Health & Well-Being

Mediating Other People’s Marriage Problems

Mother-in-law interfering with young couple having argument

Not a good idea for you or them.

Recently I was approached by a couple who were going through a particularly rough patch in their marriage. Each came to me separately, and because I’m close to both, I wanted to be supportive and so I got involved. Mind you they were both talking to me at different times and not at all to each other, unless it was to argue.

After a few days, going on for hours per day, I realized that they weren’t that interested in what I had to say. Any recommendations I would make were either dismissed or ignored. That’s not really so surprising, because advice isn’t necessarily what each was looking for. What they wanted was an ally and someone who would validate their perspective.

At that point I told both that I could not continue operating in the middle of their relationship. Getting out took some finessing. I couldn’t just say that I don’t want to be involved any more. That could be interpreted as indifference – that I didn’t care enough about either of them to help with their problem. Instead, I had to explain that as long as they continued talking to me, they wouldn’t talk to each other, and so they could not resolve their problems. I also let them know that I could not take sides – although it was left unsaid, from their perspective I wasn’t much use to them.

It’s not unusual to be dragged into the middle of a friend’s marriage. When a couple has problems, they will look to their friends for comfort and support, and an ally. And we want to be there for them, to show them we care and to help however we can.

But is getting involved a good idea, or helpful, and should you do it? The short answers are no, no, and no. Despite your good intentions, you will actually get in the way, and can make things worse by dividing the couple further. Keep in mind that you’ve been picked as a mediator because each partner believes you will support their side of the story. And even if you try to stay verbally neutral, your body language might give you away, and so your perceived reactions can become a weapon for each to use against the other.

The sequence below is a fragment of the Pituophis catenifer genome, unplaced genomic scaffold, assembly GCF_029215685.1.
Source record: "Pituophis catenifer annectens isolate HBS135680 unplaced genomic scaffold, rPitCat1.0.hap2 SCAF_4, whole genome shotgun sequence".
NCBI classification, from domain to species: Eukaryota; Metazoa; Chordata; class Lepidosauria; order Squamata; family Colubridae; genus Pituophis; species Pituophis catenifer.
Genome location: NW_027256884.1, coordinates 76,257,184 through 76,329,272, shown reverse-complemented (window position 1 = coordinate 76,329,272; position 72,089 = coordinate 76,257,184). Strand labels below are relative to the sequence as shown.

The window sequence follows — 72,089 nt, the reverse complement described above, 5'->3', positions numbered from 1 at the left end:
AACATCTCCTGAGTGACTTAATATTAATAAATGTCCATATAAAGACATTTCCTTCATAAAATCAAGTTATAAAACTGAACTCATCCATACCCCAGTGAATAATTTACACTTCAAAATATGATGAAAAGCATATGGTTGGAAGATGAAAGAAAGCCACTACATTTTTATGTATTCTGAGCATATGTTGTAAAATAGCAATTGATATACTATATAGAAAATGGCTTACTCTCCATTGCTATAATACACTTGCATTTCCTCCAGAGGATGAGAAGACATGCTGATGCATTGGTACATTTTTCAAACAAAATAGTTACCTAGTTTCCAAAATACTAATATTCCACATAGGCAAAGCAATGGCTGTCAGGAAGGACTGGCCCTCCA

As the larger point, when you insert yourself into another couple’s conflict, they lose opportunities to learn how to solve their problems together. That skill is important; they not only can fix what’s wrong, but working through them together actually builds their sense of connectedness.

And just as importantly, if you get into the nitty-gritty of their relationship, you will be privy to their secrets. Suppose, for example, their discussions touch upon sexual problems, and you’re provided with all the details, and by that I mean way too much information. Their issues you will not forget, nor will they forget that you know them. So, their private life and most intimate secrets can get in the way of your friendship long after their marriage problems have been resolved.


That’s not to say that we should never discuss problems with others. We can provide friends and family with valuable emotional support when times are bad, as they can for us. But you can’t be much help in fixing someone else’s marriage — their marital issues won’t get resolved until they work through them with each other, without the assistance of outsiders. That’s the only way they can negotiate solutions that work for both of them.

Nevertheless, if you do find yourself in this situation, try not to take sides and or make judgmental comments about one partner to the other. Your best advice is for the partners to talk to each other or to seek marriage counseling. You’ll sleep better knowing you didn’t play the role of mediator.

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